Having watched my kids eat yummy iced buns during the day leaving me wanting the race to be finished and to be tucking into them I passed them onto mum and headed up to pub to car pool so brendan couldn’t give out to me :) .......jumped into car with Angus and John who kindly drove landed at field registered nice and early so had plenty of time to chat with Liam(who did a super job marking the course)James(Cahill I had a hole in my socks so I replaced them from the goodie bag left over from Wicklow 127k race which I had to smell to c if they’d being worn they were fresh so James lashed them on and did better then normal I hope)John Angus and rob and to get cold since it defo wasn’t eventually myself and rob went for a warm up we were just leaving the field and rob put his foot in a hole and twisted his foot thankfully it wasn’t to bad.....back to the start of race a few little chats with various nice people as always......brendan got us under way quick enough since no body wanted to hang around.....des went off and that was that for the rest of us ...when we turned right and headed up the nice grassy section the field spread out nelus Barry ahead a young junior flying along at this stage Peter then passed me out I think Damian is right on my tail from the video I saw on when we hit the wall and the tough climb ahead I was following Peter Barry and nelus keeping up with them but lost them when we turned right at the top to head across to summit where I might des flying back ...the wind at this stage was kind of helping me up to the summits but very strong..good man Deirmid at the top marshalling gave him a nice high five and it was back again this is where you can see who’s going to be giving you some racing bernad was hot on my heels and Damian not too far behind...this is the best part of the race it’s such a good down section I was flying down the wind reeling me in a bit but still some good this stage bernad was right on my back but I held him off for awhile then he past me then I passed him back then he passed me..when we hit the flatter section he was ahead of me so I kept up with him turned left I passed him again then he passed me out again sorry getting dizzy writing this...when we hit the last marshal before the gate I decided to give one more push and passed him and went as hard as I could all the way to the finish line and managed to hold him off...well done des Peter and nelus top 3 men ...well done Beck Kim and Aoife ....some lovely jelly’s thanks to Liam :)and the usual chats of the race ...was meant to mention last week was talking to mike long and he had some very kind words about my race reports thanks again it’s your fault I’ve written an other one:)...down in the pub brendan had found some of his old clothes he wanted to give away as spot prizes you don’t know what you people are missing down after the races :)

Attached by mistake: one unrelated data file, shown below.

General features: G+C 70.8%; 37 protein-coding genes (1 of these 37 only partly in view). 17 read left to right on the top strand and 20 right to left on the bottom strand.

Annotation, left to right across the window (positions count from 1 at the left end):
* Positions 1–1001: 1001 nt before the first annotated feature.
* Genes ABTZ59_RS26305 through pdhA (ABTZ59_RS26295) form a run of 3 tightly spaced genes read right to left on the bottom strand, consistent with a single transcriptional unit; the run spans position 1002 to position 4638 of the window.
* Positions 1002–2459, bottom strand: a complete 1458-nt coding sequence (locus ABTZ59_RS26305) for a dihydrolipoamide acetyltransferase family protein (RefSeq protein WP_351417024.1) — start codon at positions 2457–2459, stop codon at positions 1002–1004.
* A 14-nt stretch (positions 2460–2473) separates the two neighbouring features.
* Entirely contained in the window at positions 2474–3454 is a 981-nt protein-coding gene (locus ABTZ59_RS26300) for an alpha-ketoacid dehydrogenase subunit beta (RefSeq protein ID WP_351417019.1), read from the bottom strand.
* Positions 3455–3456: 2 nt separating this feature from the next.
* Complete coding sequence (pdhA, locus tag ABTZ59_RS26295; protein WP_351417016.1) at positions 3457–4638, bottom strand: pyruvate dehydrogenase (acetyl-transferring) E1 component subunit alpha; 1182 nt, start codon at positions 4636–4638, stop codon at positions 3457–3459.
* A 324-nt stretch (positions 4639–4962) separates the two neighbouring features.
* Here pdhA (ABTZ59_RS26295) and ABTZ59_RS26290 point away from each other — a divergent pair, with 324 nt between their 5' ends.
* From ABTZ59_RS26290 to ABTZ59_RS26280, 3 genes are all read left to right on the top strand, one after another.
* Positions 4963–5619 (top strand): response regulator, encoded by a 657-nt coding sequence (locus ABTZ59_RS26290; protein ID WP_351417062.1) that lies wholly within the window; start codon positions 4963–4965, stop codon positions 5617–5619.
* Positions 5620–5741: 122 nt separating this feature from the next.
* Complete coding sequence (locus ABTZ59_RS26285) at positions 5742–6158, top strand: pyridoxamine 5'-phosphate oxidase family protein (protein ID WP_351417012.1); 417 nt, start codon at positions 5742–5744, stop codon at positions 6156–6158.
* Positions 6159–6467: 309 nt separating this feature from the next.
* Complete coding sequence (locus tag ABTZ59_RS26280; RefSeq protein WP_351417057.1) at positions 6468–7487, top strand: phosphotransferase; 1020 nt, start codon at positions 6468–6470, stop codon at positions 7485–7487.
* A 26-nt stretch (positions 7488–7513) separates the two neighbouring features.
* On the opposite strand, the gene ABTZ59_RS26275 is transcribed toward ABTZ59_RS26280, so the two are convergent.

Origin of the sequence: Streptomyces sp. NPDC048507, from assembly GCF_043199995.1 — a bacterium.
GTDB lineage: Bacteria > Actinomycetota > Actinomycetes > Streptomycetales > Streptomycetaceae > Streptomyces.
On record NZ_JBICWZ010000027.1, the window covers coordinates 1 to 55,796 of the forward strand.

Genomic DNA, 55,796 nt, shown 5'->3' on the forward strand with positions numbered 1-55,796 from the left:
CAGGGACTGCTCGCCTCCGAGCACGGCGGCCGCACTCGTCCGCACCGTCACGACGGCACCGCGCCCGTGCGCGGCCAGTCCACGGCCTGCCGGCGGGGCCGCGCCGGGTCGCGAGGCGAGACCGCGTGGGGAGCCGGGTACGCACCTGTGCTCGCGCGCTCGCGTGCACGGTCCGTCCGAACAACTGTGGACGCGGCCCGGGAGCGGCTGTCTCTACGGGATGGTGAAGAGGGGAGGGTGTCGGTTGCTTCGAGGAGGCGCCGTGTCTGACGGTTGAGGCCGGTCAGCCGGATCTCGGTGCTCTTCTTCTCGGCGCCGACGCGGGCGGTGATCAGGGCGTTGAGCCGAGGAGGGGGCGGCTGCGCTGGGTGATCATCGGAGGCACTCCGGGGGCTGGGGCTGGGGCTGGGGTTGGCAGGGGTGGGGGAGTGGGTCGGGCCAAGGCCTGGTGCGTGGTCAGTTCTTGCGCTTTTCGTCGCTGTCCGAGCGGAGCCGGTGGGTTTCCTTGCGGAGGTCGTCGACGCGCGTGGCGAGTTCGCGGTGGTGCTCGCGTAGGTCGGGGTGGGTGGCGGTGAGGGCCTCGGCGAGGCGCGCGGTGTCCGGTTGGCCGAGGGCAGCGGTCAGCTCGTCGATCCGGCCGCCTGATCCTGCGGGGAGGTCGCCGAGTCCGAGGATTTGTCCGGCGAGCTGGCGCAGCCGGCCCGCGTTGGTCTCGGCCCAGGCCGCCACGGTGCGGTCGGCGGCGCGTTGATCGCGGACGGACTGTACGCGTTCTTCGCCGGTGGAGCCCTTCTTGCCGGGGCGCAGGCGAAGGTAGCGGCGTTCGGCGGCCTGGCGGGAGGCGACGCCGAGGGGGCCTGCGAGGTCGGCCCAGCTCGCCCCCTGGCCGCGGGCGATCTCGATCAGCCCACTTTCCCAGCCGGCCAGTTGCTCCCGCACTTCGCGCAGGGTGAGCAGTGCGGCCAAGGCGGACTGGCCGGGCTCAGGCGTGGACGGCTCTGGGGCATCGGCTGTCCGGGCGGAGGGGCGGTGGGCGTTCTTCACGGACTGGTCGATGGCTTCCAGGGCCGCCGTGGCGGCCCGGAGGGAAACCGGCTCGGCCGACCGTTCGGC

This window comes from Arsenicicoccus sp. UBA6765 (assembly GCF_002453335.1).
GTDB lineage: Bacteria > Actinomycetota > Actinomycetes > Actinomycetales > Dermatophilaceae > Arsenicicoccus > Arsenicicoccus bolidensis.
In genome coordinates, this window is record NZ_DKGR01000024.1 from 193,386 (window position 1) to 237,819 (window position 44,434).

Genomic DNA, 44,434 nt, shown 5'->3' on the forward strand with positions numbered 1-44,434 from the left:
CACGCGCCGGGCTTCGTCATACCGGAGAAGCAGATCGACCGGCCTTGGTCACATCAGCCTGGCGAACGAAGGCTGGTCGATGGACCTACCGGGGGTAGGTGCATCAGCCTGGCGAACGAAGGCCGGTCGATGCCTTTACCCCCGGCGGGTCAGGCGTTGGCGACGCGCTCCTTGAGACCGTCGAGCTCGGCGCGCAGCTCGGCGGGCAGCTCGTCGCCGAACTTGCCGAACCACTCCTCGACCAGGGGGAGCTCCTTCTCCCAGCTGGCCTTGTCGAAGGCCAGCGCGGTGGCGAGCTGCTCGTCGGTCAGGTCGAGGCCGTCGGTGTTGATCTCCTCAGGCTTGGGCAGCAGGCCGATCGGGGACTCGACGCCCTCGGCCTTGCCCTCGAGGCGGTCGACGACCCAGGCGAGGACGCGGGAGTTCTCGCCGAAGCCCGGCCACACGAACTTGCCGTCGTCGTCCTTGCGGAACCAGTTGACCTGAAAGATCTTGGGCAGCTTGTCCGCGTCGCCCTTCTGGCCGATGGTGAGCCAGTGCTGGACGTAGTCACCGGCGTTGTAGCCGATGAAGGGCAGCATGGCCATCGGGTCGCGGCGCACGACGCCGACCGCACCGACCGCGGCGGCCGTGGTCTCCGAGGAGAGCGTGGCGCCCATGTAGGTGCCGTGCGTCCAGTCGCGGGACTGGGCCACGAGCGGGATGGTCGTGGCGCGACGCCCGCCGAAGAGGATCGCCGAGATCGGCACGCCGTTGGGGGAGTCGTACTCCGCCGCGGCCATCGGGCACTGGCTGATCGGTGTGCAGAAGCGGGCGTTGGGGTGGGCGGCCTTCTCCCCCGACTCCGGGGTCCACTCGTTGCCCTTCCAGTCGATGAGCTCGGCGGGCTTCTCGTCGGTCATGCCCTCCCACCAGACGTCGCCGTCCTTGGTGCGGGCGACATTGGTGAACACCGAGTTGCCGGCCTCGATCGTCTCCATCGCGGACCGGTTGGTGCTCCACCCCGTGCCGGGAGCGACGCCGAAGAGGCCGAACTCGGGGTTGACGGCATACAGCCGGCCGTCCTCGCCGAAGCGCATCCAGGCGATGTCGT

A big thank you to brendan and crew for a super good race he sure knows how to do it at this stage of the game:)